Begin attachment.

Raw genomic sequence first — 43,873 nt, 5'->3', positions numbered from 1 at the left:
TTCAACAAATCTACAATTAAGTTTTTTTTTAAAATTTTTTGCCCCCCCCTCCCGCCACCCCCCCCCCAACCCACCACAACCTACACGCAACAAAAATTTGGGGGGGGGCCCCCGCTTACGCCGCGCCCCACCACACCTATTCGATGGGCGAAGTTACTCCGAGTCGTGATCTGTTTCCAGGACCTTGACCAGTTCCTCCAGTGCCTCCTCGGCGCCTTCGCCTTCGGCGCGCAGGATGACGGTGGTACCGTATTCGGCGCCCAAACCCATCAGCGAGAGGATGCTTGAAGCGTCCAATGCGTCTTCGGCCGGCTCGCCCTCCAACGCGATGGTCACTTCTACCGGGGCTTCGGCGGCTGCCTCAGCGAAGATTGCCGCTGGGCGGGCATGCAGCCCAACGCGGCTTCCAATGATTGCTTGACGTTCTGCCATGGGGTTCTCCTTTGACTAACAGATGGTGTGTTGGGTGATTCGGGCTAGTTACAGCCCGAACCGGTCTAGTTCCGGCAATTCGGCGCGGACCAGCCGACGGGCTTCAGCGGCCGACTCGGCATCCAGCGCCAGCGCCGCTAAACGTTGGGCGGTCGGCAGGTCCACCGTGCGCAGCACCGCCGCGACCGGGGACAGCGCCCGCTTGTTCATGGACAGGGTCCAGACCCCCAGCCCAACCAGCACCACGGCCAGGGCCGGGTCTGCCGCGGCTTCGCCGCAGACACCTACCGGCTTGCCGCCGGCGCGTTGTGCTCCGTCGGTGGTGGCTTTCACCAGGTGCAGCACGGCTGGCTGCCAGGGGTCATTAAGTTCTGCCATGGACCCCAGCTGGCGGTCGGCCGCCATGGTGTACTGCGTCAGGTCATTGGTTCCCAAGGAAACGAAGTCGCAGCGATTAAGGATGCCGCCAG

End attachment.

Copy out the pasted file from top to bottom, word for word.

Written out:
Raw genomic sequence first — 43,873 nt, 5'->3', positions numbered from 1 at the left:
TTCAACAAATCTACAATTAAGTTTTTTTTTAAAATTTTTTGCCCCCCCCTCCCGCCACCCCCCCCCCAACCCACCACAACCTACACGCAACAAAAATTTGGGGGGGGGCCCCCGCTTACGCCGCGCCCCACCACACCTATTCGATGGGCGAAGTTACTCCGAGTCGTGATCTGTTTCCAGGACCTTGACCAGTTCCTCCAGTGCCTCCTCGGCGCCTTCGCCTTCGGCGCGCAGGATGACGGTGGTACCGTATTCGGCGCCCAAACCCATCAGCGAGAGGATGCTTGAAGCGTCCAATGCGTCTTCGGCCGGCTCGCCCTCCAACGCGATGGTCACTTCTACCGGGGCTTCGGCGGCTGCCTCAGCGAAGATTGCCGCTGGGCGGGCATGCAGCCCAACGCGGCTTCCAATGATTGCTTGACGTTCTGCCATGGGGTTCTCCTTTGACTAACAGATGGTGTGTTGGGTGATTCGGGCTAGTTACAGCCCGAACCGGTCTAGTTCCGGCAATTCGGCGCGGACCAGCCGACGGGCTTCAGCGGCCGACTCGGCATCCAGCGCCAGCGCCGCTAAACGTTGGGCGGTCGGCAGGTCCACCGTGCGCAGCACCGCCGCGACCGGGGACAGCGCCCGCTTGTTCATGGACAGGGTCCAGACCCCCAGCCCAACCAGCACCACGGCCAGGGCCGGGTCTGCCGCGGCTTCGCCGCAGACACCTACCGGCTTGCCGCCGGCGCGTTGTGCTCCGTCGGTGGTGGCTTTCACCAGGTGCAGCACGGCTGGCTGCCAGGGGTCATTAAGTTCTGCCATGGACCCCAGCTGGCGGTCGGCCGCCATGGTGTACTGCGTCAGGTCATTGGTTCCCAAGGAAACGAAGTCGCAGCGATTAAGGATGCCGCCAG